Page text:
Woman Properly Brushing Her Teeth

How to Treat Gingivitis

If your gums are swollen, inflamed, or tender when you brush, you may have gingivitis – a mild form of gum disease caused by plaque that's built up around your gumline. This news may make you feel like you've failed in the oral hygiene department, but don't worry, it's actually pretty common. Left untreated, it can develop into a more severe condition, so it's important you take the necessary steps to reverse your gum disease right away. Luckily, we've got some tips and advice that will get your gums back to good health so you can continue smiling.

What Is Gingivitis?

When bacteria builds up around your gum line it creates a layer of plaque, a soft, sticky, colourless film. Plaque that goes untreated can harden and turn into tartar. Plaque and tartar both cause gum disease. In its earliest stages, gum disease is called gingivitis. According to the Canadian Dental Hygienists' Association as many as half of Canadians have gingivitis. Left untreated, gingivitis can develop into periodontitis. This more severe form of gum disease can cause your teeth to loosen or even fall out. That's why it's so important to address signs of gingivitis right away.

What Are the Symptoms of Gingivitis?

The best way to catch gum disease early is to visit your dental professional for regular check-ups because it's possible to have gingivitis and not show any symptoms at all. Once the effects become perceptible, you may experience:

  • Swollen gums
  • Soft puffy gums
  • Receding gums
  • Occasionally tender gums
  • Gums that bleed when flossing or brushing
  • A change in gum colour from pink to red
  • Persistent bad taste in your mouth
  • Loose teeth
  • And persistent bad breath.

If you notice any irregularities or sensitivities in the health of your gums, don't wait until your next check-up – make an appointment with a dental professional right away.

Causes and Risk Factors of Gingivitis

The leading cause of gingivitis is poor oral hygiene. By taking care of your mouth, you're best positioned to have healthy, disease-free gums. But there are other risk factors, too.

  • Certain lifestyle choices can increase the risk of getting gingivitis, like:
    Poor oral hygiene
    Unhealthy diet
    And stress
  • Age
    According to a Canadian Health Measures survey more than 1/2 of adults over 60 have periodontal disease, with 15% of cases noted as severe, notes a Canadian Medical Association Journal.
  • Medications
    Some medications can have adverse effects on your oral health. Speak with a medical professional about any potential side effects your medicine could have.
  • Diseases
    Other medical conditions can increase your risk of gum disease, like:
    Cardiovascular disease
    And pregnancy complications can all contribute to periodontal disease.

Other illnesses are being evaluated for possible connections to gum disease, including pancreatic cancer, pulmonary disease, and rheumatoid arthritis.

How to Cure Gingivitis

Practising good oral hygiene is the best way to prevent gingivitis. Some care tips:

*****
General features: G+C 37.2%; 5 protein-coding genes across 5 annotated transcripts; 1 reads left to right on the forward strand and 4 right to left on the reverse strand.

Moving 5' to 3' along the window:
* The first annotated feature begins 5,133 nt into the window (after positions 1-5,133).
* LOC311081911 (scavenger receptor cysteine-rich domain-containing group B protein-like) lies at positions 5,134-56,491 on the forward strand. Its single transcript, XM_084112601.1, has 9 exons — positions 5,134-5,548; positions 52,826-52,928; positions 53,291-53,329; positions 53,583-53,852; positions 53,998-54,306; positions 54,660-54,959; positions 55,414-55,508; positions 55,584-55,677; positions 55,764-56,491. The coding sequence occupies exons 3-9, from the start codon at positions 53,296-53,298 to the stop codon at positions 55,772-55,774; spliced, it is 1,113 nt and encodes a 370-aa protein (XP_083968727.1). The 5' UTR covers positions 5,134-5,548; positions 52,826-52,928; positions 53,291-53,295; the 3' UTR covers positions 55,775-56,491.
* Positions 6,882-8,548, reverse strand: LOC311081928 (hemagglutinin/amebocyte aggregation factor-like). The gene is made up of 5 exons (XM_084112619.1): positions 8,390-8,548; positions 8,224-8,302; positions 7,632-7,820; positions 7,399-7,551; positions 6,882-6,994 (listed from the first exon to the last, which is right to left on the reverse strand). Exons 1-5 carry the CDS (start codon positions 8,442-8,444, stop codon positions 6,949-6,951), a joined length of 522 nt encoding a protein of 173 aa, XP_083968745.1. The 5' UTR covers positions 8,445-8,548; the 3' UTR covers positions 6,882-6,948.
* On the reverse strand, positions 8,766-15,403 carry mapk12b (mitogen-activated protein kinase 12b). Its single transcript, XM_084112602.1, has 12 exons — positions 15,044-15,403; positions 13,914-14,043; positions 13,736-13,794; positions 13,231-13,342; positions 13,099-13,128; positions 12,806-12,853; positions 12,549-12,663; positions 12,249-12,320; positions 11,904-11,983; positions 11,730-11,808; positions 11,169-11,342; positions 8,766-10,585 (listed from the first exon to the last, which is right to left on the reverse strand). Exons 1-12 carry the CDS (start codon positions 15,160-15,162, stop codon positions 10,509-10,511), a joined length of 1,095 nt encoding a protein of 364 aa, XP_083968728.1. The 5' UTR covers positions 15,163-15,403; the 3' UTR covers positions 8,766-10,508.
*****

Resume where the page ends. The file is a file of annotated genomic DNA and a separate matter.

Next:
• Brush 2x a day
    If regular brushing is already part of your routine, double-check that you are using the correct technique. Your healing gums might require a gentler touch first, so make sure you are using a soft-bristled brush and applying the right amount of pressure.
  • Clean between your teeth once a day
    Use a water flosser, interdental brush, or floss to get between your teeth and under your gum line to remove irritants like bacteria and food debris and help reduce inflammation.
  • Add a mouthrinse for extra protection
    An over-the-counter antimicrobial mouthrinse will help you treat infection and control bacterial growth in your mouth, too. Ask your dental professional for their recommendation.

And be sure to see your dental professional for regular appointments – not only to keep your teeth pearly white but to check on the health of your gums, too.

How To Diagnose and Cure Gingivitis

If you're not showing any symptoms of gingivitis and you have gum disease, your dental professional will be able to diagnose you at your next appointment. If you are experiencing symptoms, call your dental professional to see if they recommend coming in for a visit right away. Your dental professional will be able to give you a thorough cleaning to remove any plaque from the surfaces of your teeth and under your gumline. If the plaque calcifies, your teeth might require a more advanced technique called scaling and root planing.

Your dental professional will do more than clean your teeth. They will examine your mouth for any other abnormalities and make recommendations that might make it easier for you to clean your gums and teeth at home. For more severe cases, your dental professional might use a dental probe to measure any pockets that develop at your gumline to see if your condition is progressing toward periodontitis.

Are There Home Remedies for Gingivitis?

If you're searching for a gingivitis home remedy, you may have read that turmeric and sage have beneficial properties for your gums. While there have been studies that show benefits to your gum health, the best way to ensure you reverse your gum disease so it doesn't develop into a more severe condition is to visit your dental professional.

If you notice any tenderness, swelling, or bleeding in your gums, call your dental professional for an appointment. By detecting gingivitis symptoms early and seeking treatment, you can quickly and easily relieve your symptoms and restore your gum health to a condition you can smile about.